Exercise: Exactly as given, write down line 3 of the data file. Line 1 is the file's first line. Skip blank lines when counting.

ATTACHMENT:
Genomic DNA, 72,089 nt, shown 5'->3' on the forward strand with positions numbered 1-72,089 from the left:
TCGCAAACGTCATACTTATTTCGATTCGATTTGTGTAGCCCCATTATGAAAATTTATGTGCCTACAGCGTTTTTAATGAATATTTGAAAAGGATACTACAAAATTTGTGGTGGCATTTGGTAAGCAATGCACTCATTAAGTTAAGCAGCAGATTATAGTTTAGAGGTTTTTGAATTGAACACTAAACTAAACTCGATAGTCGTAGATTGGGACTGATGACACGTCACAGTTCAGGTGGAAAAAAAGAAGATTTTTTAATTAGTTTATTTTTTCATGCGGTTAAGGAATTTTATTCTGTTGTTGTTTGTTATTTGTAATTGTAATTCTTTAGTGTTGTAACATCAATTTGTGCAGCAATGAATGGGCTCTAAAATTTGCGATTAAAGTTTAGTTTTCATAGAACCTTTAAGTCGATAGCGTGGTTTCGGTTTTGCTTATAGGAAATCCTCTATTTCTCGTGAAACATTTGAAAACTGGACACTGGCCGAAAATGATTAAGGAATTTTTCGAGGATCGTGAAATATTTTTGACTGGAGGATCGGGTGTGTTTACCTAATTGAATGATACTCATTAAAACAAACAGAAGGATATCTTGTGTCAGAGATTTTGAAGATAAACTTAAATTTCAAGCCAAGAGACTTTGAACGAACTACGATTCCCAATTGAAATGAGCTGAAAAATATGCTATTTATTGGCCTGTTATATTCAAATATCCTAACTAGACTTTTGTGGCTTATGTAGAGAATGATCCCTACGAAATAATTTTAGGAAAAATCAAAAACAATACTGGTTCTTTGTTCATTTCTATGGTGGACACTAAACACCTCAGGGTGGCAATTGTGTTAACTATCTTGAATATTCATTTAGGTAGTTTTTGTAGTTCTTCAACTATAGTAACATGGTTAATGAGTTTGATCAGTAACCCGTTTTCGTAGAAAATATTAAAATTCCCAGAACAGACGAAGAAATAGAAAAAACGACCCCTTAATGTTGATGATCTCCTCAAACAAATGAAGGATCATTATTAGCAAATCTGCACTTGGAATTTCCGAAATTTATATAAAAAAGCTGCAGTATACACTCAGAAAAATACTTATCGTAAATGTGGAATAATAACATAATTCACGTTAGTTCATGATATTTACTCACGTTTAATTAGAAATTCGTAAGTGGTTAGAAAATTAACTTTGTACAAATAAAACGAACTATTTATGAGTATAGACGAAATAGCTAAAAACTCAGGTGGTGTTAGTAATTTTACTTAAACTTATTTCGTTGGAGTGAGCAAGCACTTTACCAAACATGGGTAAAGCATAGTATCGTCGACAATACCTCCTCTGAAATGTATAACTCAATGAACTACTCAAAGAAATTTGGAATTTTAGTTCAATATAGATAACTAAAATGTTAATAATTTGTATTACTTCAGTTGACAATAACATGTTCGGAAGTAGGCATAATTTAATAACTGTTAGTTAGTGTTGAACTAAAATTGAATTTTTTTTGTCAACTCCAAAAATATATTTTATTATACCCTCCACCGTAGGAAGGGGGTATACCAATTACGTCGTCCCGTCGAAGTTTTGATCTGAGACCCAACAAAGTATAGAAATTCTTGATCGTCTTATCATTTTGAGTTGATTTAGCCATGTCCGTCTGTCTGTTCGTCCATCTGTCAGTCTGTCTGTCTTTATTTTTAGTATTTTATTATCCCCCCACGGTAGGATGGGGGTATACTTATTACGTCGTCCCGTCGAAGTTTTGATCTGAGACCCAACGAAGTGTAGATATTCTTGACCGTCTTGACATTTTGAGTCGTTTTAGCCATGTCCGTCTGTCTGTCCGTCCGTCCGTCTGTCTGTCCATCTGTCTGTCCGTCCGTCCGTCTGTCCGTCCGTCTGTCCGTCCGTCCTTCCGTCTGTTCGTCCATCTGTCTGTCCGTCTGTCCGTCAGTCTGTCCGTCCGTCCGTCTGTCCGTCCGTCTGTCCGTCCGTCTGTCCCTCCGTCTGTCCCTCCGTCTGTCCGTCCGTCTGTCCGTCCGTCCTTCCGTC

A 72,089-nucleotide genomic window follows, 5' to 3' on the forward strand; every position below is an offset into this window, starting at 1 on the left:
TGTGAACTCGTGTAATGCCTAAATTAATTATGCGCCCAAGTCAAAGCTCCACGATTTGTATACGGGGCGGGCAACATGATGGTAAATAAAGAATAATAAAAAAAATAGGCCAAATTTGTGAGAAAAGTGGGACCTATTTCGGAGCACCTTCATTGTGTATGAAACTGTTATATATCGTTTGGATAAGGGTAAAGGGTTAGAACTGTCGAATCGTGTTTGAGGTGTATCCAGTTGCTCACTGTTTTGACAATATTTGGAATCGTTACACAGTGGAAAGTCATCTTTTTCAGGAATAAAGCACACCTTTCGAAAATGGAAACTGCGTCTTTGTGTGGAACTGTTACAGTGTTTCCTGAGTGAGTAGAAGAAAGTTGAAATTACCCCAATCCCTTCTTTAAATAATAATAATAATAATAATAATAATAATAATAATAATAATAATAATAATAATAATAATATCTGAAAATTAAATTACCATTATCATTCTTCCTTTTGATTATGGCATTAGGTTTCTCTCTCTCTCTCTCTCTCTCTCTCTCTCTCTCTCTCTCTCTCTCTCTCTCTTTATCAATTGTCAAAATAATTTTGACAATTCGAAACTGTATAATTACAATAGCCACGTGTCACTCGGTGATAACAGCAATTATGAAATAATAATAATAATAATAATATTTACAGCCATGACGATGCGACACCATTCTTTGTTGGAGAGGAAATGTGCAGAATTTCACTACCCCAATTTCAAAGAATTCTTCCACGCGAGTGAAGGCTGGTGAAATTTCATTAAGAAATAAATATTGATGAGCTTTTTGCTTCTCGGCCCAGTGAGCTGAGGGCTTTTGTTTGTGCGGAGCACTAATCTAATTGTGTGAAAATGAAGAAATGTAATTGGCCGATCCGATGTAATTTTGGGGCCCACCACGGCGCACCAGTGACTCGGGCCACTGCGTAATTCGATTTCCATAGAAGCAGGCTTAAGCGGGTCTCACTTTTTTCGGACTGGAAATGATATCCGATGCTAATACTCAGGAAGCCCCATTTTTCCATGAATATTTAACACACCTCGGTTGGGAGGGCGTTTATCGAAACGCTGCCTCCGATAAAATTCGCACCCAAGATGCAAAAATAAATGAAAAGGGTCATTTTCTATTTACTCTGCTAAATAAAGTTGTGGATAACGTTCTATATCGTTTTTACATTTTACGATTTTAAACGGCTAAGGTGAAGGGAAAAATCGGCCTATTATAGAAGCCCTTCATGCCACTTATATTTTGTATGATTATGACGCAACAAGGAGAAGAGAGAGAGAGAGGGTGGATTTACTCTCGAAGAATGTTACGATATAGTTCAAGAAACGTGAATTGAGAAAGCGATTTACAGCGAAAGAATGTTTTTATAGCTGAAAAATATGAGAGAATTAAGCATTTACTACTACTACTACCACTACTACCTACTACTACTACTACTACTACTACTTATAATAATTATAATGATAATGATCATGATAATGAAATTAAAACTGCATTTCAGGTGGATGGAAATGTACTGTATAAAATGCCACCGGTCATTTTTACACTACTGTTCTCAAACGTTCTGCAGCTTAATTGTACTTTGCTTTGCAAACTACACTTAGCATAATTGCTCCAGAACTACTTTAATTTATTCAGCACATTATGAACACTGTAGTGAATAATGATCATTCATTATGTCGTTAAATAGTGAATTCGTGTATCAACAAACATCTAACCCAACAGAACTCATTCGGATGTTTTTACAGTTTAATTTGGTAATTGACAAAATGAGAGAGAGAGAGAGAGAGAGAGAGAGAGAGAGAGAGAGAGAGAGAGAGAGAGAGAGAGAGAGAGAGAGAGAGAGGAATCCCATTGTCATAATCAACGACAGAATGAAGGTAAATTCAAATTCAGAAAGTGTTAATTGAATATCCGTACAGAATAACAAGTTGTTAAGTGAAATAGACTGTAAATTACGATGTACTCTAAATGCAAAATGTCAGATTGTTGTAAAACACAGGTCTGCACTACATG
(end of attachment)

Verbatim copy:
A 72,089-nucleotide genomic window follows, 5' to 3' on the forward strand; every position below is an offset into this window, starting at 1 on the left: